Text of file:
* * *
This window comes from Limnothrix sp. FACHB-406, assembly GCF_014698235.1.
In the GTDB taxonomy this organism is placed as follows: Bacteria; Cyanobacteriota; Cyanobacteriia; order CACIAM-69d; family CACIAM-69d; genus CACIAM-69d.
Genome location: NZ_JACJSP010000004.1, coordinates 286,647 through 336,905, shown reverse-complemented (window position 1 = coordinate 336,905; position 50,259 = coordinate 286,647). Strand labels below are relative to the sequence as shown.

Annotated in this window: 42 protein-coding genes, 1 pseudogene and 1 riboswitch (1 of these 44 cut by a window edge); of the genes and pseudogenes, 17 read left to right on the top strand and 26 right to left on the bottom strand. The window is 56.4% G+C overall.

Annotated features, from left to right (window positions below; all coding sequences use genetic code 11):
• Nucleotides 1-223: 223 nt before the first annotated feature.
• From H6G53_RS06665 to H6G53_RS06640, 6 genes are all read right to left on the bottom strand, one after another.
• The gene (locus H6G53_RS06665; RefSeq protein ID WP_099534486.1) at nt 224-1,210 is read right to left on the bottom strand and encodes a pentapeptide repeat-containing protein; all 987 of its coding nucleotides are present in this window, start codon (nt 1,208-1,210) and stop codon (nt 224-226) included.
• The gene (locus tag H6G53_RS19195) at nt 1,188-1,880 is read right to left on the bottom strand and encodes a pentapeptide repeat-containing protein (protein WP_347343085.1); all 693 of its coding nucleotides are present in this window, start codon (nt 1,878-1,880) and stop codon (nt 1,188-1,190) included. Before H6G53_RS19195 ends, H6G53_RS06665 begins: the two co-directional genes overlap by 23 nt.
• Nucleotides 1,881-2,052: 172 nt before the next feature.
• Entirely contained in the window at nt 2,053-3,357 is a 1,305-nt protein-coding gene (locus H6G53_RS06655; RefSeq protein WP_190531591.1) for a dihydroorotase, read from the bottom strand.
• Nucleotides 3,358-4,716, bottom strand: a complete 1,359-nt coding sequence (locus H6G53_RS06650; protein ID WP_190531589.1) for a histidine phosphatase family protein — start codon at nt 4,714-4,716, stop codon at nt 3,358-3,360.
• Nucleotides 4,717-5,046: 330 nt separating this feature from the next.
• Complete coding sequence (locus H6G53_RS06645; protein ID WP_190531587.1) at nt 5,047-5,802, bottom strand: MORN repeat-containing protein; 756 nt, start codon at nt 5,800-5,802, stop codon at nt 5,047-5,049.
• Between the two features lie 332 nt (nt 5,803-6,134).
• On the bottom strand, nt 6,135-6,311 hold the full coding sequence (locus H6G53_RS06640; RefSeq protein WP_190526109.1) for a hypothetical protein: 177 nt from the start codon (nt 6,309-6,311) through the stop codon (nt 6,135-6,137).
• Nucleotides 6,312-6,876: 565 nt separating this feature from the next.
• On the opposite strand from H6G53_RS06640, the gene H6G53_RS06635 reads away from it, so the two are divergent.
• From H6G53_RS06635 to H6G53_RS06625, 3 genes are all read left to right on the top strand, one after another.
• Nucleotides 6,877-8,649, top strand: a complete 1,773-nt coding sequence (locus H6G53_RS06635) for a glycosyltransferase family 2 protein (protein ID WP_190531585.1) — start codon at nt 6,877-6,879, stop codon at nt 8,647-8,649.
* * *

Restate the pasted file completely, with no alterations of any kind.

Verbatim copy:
This window comes from Limnothrix sp. FACHB-406, assembly GCF_014698235.1.
In the GTDB taxonomy this organism is placed as follows: Bacteria; Cyanobacteriota; Cyanobacteriia; order CACIAM-69d; family CACIAM-69d; genus CACIAM-69d.
Genome location: NZ_JACJSP010000004.1, coordinates 286,647 through 336,905, shown reverse-complemented (window position 1 = coordinate 336,905; position 50,259 = coordinate 286,647). Strand labels below are relative to the sequence as shown.

Annotated in this window: 42 protein-coding genes, 1 pseudogene and 1 riboswitch (1 of these 44 cut by a window edge); of the genes and pseudogenes, 17 read left to right on the top strand and 26 right to left on the bottom strand. The window is 56.4% G+C overall.

Annotated features, from left to right (window positions below; all coding sequences use genetic code 11):
• Nucleotides 1-223: 223 nt before the first annotated feature.
• From H6G53_RS06665 to H6G53_RS06640, 6 genes are all read right to left on the bottom strand, one after another.
• The gene (locus H6G53_RS06665; RefSeq protein ID WP_099534486.1) at nt 224-1,210 is read right to left on the bottom strand and encodes a pentapeptide repeat-containing protein; all 987 of its coding nucleotides are present in this window, start codon (nt 1,208-1,210) and stop codon (nt 224-226) included.
• The gene (locus tag H6G53_RS19195) at nt 1,188-1,880 is read right to left on the bottom strand and encodes a pentapeptide repeat-containing protein (protein WP_347343085.1); all 693 of its coding nucleotides are present in this window, start codon (nt 1,878-1,880) and stop codon (nt 1,188-1,190) included. Before H6G53_RS19195 ends, H6G53_RS06665 begins: the two co-directional genes overlap by 23 nt.
• Nucleotides 1,881-2,052: 172 nt before the next feature.
• Entirely contained in the window at nt 2,053-3,357 is a 1,305-nt protein-coding gene (locus H6G53_RS06655; RefSeq protein WP_190531591.1) for a dihydroorotase, read from the bottom strand.
• Nucleotides 3,358-4,716, bottom strand: a complete 1,359-nt coding sequence (locus H6G53_RS06650; protein ID WP_190531589.1) for a histidine phosphatase family protein — start codon at nt 4,714-4,716, stop codon at nt 3,358-3,360.
• Nucleotides 4,717-5,046: 330 nt separating this feature from the next.
• Complete coding sequence (locus H6G53_RS06645; protein ID WP_190531587.1) at nt 5,047-5,802, bottom strand: MORN repeat-containing protein; 756 nt, start codon at nt 5,800-5,802, stop codon at nt 5,047-5,049.
• Between the two features lie 332 nt (nt 5,803-6,134).
• On the bottom strand, nt 6,135-6,311 hold the full coding sequence (locus H6G53_RS06640; RefSeq protein WP_190526109.1) for a hypothetical protein: 177 nt from the start codon (nt 6,309-6,311) through the stop codon (nt 6,135-6,137).
• Nucleotides 6,312-6,876: 565 nt separating this feature from the next.
• On the opposite strand from H6G53_RS06640, the gene H6G53_RS06635 reads away from it, so the two are divergent.
• From H6G53_RS06635 to H6G53_RS06625, 3 genes are all read left to right on the top strand, one after another.
• Nucleotides 6,877-8,649, top strand: a complete 1,773-nt coding sequence (locus H6G53_RS06635) for a glycosyltransferase family 2 protein (protein ID WP_190531585.1) — start codon at nt 6,877-6,879, stop codon at nt 8,647-8,649.